Candace Smith, 76, of Philadelphia, former commercial and promotional actress, longtime owner of the Garland of Letters bookstore on South Street, yoga enthusiast and “Phillies girl” in the 1970s and 1980s, died Monday, September 6 of atherosclerotic cardiovascular disease at home.
Described by her longtime friend Marc Goldberg as “a character with a lot of character”, Ms Smith led an eclectic life that featured an array of accomplishments.
She filmed commercials and radio commercials for the Phillies and other local and national clients, appeared as a model in print publications, represented the Phillies and others at promotional events, owned and operated a bookstore New Age and practiced yoga with respected teacher and author Vijayendra. Pratap.
“I have to say, the whole world was her stage,” Goldberg said, “and she knew it.”
Cinematographer Garrett Brown has worked with Ms Smith on numerous television and radio commercials, and said her distinctive voice and ability to improvise added an exciting dimension to their work.
“She danced, slicked and seduced in our early commercials, but still a bright, whimsical intelligence shone behind those eyes,” he wrote in a tribute.
“She loved the camera and the camera loved her,” Goldberg said.
Ms Smith opened the Garland of Letters bookstore, which features a life-size statue of a lion in its doorway, in the 1970s. It offers yoga classes and sells tarot and oracle decks, music, books on such things as healing and Himalayan sound spells, incense and other metaphysical related items.
It has won numerous Philadelphia Flower Show awards for its displays, and in 2019 was included in Philadelphia Magazine’s Best of Philly, which described it as a “metaphysical oasis (a holdover from the bygone hippie era of South Street)”.
Friends said the store represented Ms. Smith’s true self and authentic soul. It was “a complete reflection of who she was,” Goldberg said.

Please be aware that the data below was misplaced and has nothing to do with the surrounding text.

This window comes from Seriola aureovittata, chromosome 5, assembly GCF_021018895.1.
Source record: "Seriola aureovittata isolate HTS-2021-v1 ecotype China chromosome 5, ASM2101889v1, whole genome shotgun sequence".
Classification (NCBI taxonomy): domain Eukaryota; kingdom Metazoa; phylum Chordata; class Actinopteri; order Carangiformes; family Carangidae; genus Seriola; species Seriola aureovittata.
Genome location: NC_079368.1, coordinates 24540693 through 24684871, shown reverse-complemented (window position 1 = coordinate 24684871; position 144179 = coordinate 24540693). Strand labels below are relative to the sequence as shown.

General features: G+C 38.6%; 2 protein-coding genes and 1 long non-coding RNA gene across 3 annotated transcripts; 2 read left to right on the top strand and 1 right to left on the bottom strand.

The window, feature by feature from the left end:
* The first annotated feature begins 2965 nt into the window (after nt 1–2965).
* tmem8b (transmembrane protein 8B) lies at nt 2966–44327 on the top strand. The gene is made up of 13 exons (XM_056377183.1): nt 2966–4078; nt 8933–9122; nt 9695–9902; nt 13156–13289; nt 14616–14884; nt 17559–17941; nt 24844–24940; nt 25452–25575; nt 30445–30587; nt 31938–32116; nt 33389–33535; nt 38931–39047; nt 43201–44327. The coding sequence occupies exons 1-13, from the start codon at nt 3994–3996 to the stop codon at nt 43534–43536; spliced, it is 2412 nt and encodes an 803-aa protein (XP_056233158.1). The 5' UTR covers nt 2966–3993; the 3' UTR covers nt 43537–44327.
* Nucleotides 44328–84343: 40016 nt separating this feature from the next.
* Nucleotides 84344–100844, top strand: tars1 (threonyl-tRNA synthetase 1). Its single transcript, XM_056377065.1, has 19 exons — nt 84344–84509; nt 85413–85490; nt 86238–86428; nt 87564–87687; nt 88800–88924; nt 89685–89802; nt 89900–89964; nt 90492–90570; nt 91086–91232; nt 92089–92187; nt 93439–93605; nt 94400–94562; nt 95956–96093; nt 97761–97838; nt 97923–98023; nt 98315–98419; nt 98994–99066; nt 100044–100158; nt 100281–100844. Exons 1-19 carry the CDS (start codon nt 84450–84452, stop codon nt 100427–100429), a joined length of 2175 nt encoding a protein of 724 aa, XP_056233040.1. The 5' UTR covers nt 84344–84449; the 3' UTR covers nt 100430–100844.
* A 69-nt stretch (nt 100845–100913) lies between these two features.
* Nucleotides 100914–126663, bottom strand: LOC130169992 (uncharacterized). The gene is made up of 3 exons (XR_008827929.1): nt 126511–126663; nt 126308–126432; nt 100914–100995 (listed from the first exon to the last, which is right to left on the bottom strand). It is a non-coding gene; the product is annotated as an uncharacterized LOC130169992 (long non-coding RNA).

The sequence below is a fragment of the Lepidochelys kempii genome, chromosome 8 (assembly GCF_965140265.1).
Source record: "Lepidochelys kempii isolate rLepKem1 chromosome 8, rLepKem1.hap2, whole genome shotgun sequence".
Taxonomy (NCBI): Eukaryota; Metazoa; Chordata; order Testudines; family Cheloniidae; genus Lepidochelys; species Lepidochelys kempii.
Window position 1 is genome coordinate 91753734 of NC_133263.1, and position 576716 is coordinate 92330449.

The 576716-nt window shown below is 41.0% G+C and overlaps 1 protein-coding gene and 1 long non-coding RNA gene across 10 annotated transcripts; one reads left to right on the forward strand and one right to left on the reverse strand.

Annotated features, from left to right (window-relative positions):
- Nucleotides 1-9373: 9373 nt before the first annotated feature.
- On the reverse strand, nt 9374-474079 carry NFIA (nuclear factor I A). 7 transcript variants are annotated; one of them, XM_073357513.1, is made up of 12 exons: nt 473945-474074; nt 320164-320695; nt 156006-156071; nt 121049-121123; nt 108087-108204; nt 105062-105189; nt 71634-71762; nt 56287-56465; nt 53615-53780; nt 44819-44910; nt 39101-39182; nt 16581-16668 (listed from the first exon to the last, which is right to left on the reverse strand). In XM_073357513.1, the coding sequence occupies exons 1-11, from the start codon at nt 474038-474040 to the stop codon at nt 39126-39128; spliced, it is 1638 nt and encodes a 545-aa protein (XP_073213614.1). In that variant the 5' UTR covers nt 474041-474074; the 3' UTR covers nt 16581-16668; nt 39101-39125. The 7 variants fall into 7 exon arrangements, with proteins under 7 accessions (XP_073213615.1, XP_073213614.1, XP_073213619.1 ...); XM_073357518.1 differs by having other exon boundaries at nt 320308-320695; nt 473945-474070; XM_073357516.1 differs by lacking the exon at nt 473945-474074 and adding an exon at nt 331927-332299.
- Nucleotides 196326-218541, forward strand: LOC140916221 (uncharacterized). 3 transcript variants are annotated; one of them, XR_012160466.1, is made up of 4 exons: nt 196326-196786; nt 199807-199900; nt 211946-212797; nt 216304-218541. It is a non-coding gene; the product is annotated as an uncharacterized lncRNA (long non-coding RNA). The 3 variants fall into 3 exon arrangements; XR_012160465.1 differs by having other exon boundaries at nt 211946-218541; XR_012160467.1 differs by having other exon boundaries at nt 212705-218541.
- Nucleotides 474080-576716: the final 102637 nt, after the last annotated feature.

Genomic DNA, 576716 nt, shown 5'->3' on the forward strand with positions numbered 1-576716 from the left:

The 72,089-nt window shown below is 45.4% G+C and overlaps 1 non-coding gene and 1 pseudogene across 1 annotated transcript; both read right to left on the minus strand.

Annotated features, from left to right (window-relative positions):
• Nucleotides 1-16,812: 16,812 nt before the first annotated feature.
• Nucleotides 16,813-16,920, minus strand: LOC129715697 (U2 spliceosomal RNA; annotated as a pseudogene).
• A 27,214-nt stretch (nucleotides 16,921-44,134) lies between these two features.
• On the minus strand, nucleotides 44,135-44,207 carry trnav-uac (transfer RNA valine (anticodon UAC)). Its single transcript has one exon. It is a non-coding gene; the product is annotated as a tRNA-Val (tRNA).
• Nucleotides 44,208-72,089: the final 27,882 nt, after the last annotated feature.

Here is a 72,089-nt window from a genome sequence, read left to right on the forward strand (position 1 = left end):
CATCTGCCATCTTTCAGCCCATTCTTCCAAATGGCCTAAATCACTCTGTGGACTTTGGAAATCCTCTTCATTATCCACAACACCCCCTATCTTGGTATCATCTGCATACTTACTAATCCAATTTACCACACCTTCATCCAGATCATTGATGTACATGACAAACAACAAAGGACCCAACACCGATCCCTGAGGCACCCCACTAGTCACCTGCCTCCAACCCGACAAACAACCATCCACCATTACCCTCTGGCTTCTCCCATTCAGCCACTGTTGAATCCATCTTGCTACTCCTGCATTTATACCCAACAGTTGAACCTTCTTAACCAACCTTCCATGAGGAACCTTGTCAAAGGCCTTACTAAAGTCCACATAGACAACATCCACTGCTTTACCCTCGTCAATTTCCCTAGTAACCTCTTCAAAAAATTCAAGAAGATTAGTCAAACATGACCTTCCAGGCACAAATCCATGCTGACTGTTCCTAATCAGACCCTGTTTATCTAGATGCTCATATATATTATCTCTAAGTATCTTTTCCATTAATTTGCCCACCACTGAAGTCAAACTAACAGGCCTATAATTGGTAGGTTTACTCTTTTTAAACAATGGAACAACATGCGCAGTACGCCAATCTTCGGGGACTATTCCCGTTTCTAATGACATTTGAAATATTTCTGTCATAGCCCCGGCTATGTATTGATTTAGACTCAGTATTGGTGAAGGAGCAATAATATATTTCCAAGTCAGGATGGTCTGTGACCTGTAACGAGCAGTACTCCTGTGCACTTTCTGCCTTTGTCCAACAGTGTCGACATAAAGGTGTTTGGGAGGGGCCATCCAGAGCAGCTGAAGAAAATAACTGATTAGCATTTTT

Ms. Smith was a founding force and contributing member of the SKY Foundation and the Yoga Research Society, and Goldberg called her a “true catalyst and influencer and cornerstone of these [yoga] communities”.
Gary Levitt and Victor Sonder, directors and publicity executives, hired Ms Smith in the 1970s to work for their agency, Sonder Levitt & Sagorsky, doing voice-over and on-camera work. Sonder wrote in a tribute that she was “sweet but with a compelling mix of talent and edgy personality traits in her.”
“Candy’s legacy is one of beauty, spirituality and love,” Sonder wrote.
Dennis Lehman, the Phillies’ marketing manager from 1970 to 1988 and current executive vice president of business for the Cleveland Indians, worked with Ms Smith when she was a Phillies promotional spokesperson. He oversaw her studio work and accompanied her on promotional shoots with the Phanatic and fans.
“She was professional, kind, and just plain fun,” Lehman wrote in a tribute. “I can also speak on behalf of the Channel 17 team; she lit up the studio.
Chris Wheeler, former community relations manager and broadcaster for the Phillies, called Ms Smith the ‘ultimate professional’ and wrote: ‘We always laughed at how she would come to the studio looking like a flower child. Then about half an hour later would emerge as this glamorous model. But she was always the same down-to-earth, good person.
Born on February 21, 1945 in Indianapolis, Ms. Smith was an only child. She moved to South Florida with her family when she was young, was named Junior Orange Bowl Princess, spent a few semesters at the University of Maryland after high school, and arrived in Philadelphia with her mother in the 1960s. .
Outside of work, she enjoyed gardening and being around animals, including horses, dogs and cats. She had an escape house in Unityville, Pennsylvania. She suffered a stroke in 2005.
“In her heart, she was the sweetest thing this side of heaven,” Goldberg said.
Services must take place later.
Donations in his name may be made to the SKY Foundation, 339 Fitzwater St., Philadelphia, Pennsylvania 19147, and to the Yoga Research Society341 Fitzwater St., Philadelphia, Pennsylvania 19147.